22-Mar, 04:57

09:19, February 26 110 0

2018-02-26 09:19:03
Fashion Review: Tommy Hilfiger Runs Out of Gas

MILAN — Milan Fashion Week ended much as it began: with a spectacle pitched as an alternative to the traditional show — one better suited, in theory, to the immediate gratification demands of these Instagram-centric times.

The driver of the change: Tommy Hilfiger, who for the last three seasons has taken his #TommyNow party-cum-product-launch-cum-pop-up-shop on the road from New York to Los Angeles to London — and now Milan.

Each time, he dressed up his dresses, and his see-now/buy-now collaboration with the model Gigi Hadid, with evermore elaborate experiential accessories: a South Street Seaport carnival, complete with rides and lobster rolls; a Venice Beach party, with fire-eaters and food trucks; a Roundhouse rock circus, with acrobats and a concert. Milan would be the last pit stop for the Tommy x Gigi show; the partnership was coming to its contractual end.

What could he do to top himself?

The invite said “Drive.” It was announced earlier this month that Hilfiger had replaced Hugo Boss as the main sponsor of the Mercedes-AMG Petronas Motorsport Formula One team, and would be providing all travel and team uniforms as well as office and hospitality gear. Would there be a car race with models at the wheel? Would Lewis Hamilton do a demo? Would the audience get to go for a test run?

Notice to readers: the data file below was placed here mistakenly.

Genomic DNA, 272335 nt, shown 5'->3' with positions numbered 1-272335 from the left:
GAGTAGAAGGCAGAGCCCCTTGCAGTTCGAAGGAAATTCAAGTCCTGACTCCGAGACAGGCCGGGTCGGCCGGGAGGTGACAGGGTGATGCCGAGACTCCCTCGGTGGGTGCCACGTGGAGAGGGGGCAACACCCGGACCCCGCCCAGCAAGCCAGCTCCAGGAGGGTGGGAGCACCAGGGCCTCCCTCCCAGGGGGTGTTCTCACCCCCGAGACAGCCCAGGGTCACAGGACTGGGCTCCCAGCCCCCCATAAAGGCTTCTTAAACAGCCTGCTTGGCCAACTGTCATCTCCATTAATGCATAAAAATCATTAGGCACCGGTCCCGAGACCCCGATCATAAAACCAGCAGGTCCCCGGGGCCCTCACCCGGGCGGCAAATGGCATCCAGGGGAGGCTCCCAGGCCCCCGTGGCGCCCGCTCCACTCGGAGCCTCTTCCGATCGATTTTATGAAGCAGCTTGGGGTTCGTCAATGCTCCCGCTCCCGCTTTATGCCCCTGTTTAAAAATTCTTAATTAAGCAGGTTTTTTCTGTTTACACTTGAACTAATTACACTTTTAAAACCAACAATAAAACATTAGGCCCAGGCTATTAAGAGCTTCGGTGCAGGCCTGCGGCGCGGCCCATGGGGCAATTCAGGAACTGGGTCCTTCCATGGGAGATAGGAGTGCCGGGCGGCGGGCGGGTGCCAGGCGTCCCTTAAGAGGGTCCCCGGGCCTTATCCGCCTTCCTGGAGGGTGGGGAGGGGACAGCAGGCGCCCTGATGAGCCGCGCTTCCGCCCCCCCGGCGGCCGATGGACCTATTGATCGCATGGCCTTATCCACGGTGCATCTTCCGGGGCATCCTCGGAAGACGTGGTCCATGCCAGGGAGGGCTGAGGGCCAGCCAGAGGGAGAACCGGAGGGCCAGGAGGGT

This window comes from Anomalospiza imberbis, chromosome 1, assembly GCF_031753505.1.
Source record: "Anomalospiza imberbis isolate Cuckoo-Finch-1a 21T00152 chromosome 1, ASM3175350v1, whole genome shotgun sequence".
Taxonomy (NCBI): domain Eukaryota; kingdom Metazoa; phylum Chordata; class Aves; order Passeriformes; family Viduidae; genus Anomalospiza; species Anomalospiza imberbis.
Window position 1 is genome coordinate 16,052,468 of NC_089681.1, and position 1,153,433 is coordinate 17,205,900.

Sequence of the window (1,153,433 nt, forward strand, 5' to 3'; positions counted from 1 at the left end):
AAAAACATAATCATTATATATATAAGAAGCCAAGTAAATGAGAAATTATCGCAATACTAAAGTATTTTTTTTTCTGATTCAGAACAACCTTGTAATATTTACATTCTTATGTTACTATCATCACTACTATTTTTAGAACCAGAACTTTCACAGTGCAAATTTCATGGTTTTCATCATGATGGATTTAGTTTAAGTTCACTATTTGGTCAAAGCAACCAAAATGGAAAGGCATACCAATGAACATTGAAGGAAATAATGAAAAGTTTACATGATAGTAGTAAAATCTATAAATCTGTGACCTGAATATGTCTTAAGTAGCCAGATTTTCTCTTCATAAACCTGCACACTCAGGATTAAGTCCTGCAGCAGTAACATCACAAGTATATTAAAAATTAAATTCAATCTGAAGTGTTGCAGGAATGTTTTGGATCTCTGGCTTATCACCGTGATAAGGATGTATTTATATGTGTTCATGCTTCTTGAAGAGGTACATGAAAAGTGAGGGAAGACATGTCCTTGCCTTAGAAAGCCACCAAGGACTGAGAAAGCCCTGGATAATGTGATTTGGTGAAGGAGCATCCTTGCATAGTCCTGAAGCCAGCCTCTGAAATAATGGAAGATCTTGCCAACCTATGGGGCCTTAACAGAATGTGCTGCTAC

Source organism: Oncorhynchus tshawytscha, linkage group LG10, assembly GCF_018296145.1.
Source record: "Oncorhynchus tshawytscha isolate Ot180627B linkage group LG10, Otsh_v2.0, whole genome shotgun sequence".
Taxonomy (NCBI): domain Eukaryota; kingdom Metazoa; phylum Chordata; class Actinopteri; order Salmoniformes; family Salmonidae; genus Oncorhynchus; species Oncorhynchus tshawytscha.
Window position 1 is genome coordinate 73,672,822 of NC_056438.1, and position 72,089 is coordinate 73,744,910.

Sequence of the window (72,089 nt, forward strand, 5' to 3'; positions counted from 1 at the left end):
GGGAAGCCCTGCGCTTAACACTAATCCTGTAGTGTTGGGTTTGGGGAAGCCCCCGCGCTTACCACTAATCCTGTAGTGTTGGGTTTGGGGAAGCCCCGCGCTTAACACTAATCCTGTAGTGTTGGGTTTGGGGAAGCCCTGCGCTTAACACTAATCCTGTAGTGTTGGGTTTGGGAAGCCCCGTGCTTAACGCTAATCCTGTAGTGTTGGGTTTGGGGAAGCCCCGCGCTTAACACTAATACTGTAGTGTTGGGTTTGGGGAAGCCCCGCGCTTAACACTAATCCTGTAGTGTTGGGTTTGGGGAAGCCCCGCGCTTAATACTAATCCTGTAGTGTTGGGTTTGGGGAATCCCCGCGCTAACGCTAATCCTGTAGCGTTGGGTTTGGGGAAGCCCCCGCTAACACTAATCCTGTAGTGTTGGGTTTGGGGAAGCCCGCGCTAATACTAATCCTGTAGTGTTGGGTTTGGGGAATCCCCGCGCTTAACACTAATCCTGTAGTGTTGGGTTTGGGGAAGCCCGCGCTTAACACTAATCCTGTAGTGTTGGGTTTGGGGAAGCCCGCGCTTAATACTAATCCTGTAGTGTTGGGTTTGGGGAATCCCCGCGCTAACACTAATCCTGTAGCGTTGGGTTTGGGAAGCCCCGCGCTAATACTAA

Mr. Hilfiger had imported a few sleek silver racecars, it was true — they stood resplendent in the convention center that was once the site of Milan Fashion Week, now abandoned by the style set. There were piles of Pirelli tires, too, and a pit stop challenge that involved a very loud wheel gun. Also apparently, a race simulator, though no one seemed that inclined to play, and a shop selling the Tommy x Gigi merchandise (that was more popular, preshow). Around it all was an endless track/runway.

Down which came a Tommy Team of models, including Ms. Hadid’s sister Bella and brother Anwar, wearing cropped tops in — wait for it! — racing flag checks; leather sweats and very short skirts; stars ’n’ stripes anoraks, and a bunch of bathing suits, all in black, white, red and blue (with some Italian team colors thrown in). There were black and white striped shirtdresses, denim printed with trompe l’oeil patches, and faux family crests. At the end, Mr. Hilfiger and Ms. Hadid took a royal lap together, waving to the 2,000-plus audience, which was full of fans. Still, none of it had very much vroom.

Trying alternatives to the usual show cycle is laudable — goodness knows we all complain enough about it, and there’s a general free-floating belief that at some point, when someone has a genuinely better idea, it will all change.

But what Mr. Hilfiger’s four-season cycle demonstrates is that when the social-media friendly smoke and mirrors clear, it’s still about clothes, and if the clothes aren’t very good — aren’t original or interesting or desirable — then it doesn’t matter how revved up you get.

You can still run out of gas.